There is no separate data set available to train algorithms. Of course, you are allowed to use your own training data for any algorithm you develop and apply to the LOLA11 test data set. However, you should not use the LOLA11 data in any way for training your system as this would positively bias and thus invalidate your results. We have no way of checking if teams use the (results on) test data to train, tune or tweak their performance. We ask you to not do this.
Originally, files were distributed in tar.bz2 archives. In 2021, we have converted all 55 scans to losslessly compressed .mha and make them available on Zenodo.
The reference standard was produced by manual segmentation of the lungs and lobes. A set of rules was used to indicate where to let the segmentation of the lungs intersect the pulmonary vessels and bronchi in the hilar region. Parts of the bronchial and pulmonary vessel tree distal from these intersections are considered to be a part of the lung volume. The rules used are detailed below, numbers between brackets refer to segmental bronchial branches.
upper lobe: immediately before the first division of the right upper lobe bronchus
middle lobe: immediately before the first division of the right middle lobe bronchus (division into 4/5)
lower lobe: immediately before the division of the right lower lobe bronchus into the basal segmental bronchi (division into 7/8/9/10). Note that the apical or superior segmental bronchus of the right lower lobe (6) is to be included in the lung volume.
upper lobe: immediately before the first division of the left upper lobe bronchus
lower lobe/lingula: immediately before the first division of the left lower lobe lingular bronchus (division into 4/5)
lower lobe: immediately before the division of the left lower lobe bronchus into the basal segmental bronchi (division into 7/8/9/10). Note that the apical or superior segmental bronchus of the left lower lobe (6) is to be included in the lung volume.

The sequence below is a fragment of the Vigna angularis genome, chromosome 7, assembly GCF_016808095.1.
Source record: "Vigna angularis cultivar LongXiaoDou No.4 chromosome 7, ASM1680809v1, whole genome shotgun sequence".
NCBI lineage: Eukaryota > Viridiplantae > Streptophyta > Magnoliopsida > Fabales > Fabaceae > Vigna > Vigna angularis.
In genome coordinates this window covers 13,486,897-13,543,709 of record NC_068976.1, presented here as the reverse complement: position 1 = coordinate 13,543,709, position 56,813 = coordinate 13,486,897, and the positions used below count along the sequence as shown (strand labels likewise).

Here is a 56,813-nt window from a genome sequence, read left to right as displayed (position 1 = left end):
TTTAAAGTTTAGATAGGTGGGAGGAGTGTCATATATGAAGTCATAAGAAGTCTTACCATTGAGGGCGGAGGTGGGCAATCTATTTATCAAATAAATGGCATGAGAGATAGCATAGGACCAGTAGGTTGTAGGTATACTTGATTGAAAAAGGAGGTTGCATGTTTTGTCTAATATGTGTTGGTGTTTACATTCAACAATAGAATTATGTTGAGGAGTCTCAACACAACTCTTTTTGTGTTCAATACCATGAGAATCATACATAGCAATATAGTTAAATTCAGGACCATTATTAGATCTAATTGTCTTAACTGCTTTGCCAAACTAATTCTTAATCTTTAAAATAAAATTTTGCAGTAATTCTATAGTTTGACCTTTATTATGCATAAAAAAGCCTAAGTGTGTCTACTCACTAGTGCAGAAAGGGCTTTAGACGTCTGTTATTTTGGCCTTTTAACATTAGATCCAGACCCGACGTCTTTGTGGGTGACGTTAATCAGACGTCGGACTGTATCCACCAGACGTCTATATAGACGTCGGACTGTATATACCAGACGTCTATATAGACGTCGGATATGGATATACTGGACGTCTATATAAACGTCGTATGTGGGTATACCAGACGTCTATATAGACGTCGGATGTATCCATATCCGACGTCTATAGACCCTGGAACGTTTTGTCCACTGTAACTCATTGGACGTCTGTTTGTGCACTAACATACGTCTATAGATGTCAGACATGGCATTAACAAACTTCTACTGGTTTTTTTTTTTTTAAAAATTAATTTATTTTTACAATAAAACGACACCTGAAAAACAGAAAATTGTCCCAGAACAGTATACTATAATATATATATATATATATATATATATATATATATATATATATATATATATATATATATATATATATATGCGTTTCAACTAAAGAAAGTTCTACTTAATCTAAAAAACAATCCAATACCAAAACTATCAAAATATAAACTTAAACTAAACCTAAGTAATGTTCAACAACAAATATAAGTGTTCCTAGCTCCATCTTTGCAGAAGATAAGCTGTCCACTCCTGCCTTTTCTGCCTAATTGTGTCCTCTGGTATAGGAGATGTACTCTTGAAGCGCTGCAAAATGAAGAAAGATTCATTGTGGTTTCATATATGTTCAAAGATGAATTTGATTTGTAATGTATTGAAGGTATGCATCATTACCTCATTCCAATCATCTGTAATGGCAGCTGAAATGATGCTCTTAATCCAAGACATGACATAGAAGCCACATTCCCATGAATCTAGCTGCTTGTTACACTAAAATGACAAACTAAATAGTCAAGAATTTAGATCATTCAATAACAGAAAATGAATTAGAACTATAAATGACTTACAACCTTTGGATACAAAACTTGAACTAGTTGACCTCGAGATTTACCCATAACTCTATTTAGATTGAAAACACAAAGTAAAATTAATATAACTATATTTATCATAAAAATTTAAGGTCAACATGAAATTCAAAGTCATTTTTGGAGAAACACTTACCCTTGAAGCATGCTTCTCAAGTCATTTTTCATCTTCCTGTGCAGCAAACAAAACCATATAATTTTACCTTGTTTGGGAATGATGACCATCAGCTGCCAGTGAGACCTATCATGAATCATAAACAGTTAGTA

For the workshop, the evaluation protocol will be kept simple: overall overlap measures for each lung and lobe. To avoid problems with the orientation of the scans, we will evaluate each scan both in the original orientation and upside down and use the best result. After the workshop, an overview paper with all participants will be prepared that will contain a more elaborate evaluation. This will be discussed at the workshop.
The overlap between two binary segmentation volumes (e.g. left upper lobe in reference standard and result) is defined as the volume of their intersection divided by the volume of their union. Since exactly drawing the lung and lobar borders manually is sometimes difficult and subjective (e.g. in case of abnormalities at the lung border or incomplete fissures), a slack border is defined as all voxels within 2mm of a manually drawn border in the reference standard. Voxels in this slack border are not taken into account during evaluation. The size of the slack border was determined based on interobserver agreement for manually contouring the lobar borders in the 55 cases. The mean distance between the borders drawn by two human observers was 1.50mm, with a standard deviation of 1.28mm. The median distance was 1.08mm.